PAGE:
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Chapter 4: self: Virtues of Character

An Updated Ten Commandments

The Ten Commandments (which appear in Exodus 20 and Deuteronomy 5) maintain an extraordinary hold on our imaginations even though many of them can sound – in the context of our own times – really rather peculiar, bound up with injunctions not to covet a neighbour’s livestock or carve images of god-like figures.

It isn’t so much the precise contents of the 10 Commandments that still proves compelling, it is their form, which is astonishingly concise and simple, a distillation of a mass of ethical thinking down to just a few robust rules. Our culture keeps promoting the pleasures of extension – and along with it, the qualities of subtlety, digression and elaboration – but we’re in truth creatures who for the most part crave for things to be laid out succinctly for us, so that we know exactly where to look and what to do amidst the ambiguous and chaotic conditions of existence. It is no sign of low intelligence to want to have some very clear rules that we can pin to the fridge door and live by – a powerful truth that our elites keep forgetting.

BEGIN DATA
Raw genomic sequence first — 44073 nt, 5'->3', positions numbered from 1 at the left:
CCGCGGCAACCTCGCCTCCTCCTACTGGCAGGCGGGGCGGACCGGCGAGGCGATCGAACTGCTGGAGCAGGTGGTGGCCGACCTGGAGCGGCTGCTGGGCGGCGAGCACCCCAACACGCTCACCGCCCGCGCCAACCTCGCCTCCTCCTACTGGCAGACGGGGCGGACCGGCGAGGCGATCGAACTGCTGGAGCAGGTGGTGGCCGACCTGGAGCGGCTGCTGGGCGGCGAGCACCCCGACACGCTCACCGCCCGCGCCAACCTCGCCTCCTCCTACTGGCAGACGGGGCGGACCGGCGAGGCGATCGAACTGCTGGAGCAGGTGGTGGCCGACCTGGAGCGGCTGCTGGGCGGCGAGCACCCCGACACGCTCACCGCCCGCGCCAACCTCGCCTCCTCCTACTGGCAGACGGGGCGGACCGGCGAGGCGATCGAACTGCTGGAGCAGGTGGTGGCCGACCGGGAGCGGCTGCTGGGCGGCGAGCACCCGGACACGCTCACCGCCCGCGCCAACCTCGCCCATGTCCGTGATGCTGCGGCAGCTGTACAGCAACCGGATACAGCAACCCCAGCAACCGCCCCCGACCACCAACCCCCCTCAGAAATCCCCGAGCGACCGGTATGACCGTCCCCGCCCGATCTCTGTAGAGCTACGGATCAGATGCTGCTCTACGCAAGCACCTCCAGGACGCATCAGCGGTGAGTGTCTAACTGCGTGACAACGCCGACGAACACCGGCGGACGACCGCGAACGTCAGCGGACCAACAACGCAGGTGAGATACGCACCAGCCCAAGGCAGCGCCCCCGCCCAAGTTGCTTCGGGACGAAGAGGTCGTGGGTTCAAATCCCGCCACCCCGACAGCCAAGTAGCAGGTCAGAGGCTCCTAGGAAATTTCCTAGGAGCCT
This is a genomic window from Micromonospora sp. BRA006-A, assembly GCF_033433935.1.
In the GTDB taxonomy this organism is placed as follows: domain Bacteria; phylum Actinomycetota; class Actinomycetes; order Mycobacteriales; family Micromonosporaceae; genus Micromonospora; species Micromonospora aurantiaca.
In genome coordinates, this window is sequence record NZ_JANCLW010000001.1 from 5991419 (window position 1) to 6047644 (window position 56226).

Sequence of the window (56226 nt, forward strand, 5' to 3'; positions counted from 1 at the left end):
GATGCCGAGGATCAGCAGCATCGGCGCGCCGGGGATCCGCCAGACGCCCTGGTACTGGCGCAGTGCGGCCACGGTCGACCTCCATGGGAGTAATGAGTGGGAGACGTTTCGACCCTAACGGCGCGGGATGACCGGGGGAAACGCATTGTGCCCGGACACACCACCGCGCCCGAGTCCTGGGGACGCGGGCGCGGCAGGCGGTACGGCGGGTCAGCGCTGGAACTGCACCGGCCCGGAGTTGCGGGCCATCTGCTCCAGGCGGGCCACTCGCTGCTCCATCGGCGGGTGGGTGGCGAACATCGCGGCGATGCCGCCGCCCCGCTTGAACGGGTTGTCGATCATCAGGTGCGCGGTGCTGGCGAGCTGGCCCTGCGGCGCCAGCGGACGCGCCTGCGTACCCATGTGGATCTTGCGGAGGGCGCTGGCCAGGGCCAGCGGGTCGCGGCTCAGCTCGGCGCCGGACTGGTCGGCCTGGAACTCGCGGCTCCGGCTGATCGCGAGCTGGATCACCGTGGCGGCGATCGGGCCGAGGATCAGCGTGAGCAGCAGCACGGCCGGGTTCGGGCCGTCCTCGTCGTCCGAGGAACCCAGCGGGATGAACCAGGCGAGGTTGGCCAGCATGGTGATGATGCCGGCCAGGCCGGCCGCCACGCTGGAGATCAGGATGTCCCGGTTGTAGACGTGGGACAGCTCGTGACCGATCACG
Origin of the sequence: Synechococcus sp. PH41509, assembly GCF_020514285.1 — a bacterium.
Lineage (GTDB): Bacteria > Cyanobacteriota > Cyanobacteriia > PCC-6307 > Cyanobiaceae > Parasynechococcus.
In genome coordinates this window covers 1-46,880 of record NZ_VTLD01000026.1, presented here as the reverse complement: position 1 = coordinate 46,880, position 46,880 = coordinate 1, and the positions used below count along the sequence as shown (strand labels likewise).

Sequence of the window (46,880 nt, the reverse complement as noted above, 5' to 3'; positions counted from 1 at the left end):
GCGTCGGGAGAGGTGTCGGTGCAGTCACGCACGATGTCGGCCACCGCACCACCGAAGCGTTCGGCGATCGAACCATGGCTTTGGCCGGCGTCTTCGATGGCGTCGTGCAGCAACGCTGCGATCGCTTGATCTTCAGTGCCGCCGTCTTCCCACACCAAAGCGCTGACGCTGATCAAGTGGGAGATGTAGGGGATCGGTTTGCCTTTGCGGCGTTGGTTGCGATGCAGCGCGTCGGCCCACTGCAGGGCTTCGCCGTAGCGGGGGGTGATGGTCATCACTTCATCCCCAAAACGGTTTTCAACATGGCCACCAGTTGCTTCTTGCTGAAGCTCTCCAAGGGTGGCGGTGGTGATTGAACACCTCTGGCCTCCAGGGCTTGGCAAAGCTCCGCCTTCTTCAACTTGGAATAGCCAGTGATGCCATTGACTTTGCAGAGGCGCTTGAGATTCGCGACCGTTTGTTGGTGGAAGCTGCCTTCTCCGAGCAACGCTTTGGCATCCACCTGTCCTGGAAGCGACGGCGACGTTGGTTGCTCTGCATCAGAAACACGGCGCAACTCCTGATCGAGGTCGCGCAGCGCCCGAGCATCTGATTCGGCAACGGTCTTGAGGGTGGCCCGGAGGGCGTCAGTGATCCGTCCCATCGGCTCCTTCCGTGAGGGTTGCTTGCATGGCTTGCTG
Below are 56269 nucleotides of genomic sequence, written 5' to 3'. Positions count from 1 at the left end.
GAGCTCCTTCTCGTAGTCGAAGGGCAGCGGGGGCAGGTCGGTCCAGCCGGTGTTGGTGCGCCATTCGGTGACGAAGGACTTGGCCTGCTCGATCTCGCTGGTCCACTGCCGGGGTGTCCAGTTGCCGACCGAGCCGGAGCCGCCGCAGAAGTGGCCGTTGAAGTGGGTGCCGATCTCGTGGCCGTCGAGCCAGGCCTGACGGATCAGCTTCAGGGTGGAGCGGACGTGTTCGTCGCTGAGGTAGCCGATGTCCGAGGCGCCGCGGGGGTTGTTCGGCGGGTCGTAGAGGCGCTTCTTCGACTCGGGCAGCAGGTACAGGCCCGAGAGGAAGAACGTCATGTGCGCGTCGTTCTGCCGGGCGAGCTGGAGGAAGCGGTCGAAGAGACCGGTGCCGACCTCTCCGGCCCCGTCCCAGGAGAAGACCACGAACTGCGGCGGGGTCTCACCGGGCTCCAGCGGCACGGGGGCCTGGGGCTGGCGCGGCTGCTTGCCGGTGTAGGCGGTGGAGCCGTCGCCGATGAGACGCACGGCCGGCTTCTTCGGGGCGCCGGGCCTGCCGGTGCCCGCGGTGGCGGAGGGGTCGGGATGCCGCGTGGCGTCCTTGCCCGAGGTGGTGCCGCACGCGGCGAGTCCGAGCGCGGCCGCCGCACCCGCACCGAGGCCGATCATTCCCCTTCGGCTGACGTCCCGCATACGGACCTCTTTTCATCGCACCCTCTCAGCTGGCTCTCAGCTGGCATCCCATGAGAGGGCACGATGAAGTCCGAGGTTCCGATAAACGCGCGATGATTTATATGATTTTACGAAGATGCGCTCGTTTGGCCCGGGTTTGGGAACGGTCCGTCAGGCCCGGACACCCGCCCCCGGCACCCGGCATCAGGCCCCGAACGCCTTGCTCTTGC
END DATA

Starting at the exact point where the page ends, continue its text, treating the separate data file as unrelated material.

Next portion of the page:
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The 10 Commandments were responses to the needs of a small nomadic community, wandering the Sinai peninsula with goats and sheep around (if we believe these sort of things) 1,200 BC. Our needs have – predictably – changed a little since then. Angering a jealous God is no longer a priority. But a place for rules remains: because we remain horribly prone to violence, cruelty and self-righteousness and need regularly to be reminded of how to live peacefully and well with ourselves and our neighbours.

What follows is an updated version of the 10 Commandments. The idea shouldn’t be that these seem novel; just true but a bit ignored. The problem of modern society is not so much ignorance, as an inability to act on the many important precepts which are theoretically known but aren’t active in our lives at points of crisis. By compressing psychology into 10 injunctions, the hope is to make wisdom available to us at times when we need it most – which is often in the kitchen, when everyone has not had quite enough sleep.

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1. The good person is at all times highly aware of their flaws and committed to becoming a better version of themselves. They are not insulted if people point out their need for evolution, even if this is done rather clumsily. They believe in their own moral education.

2. The good person knows that everyone is deeply damaged and a little mad, starting with (of course) themselves. They are unfrightened by their own strangeness and are committed to informing those around them of it in very good time, and apologising retrospectively when they have failed at this. They understand that part of their duty is to have a ready answer to the legitimate question, ‘And how are you mad?’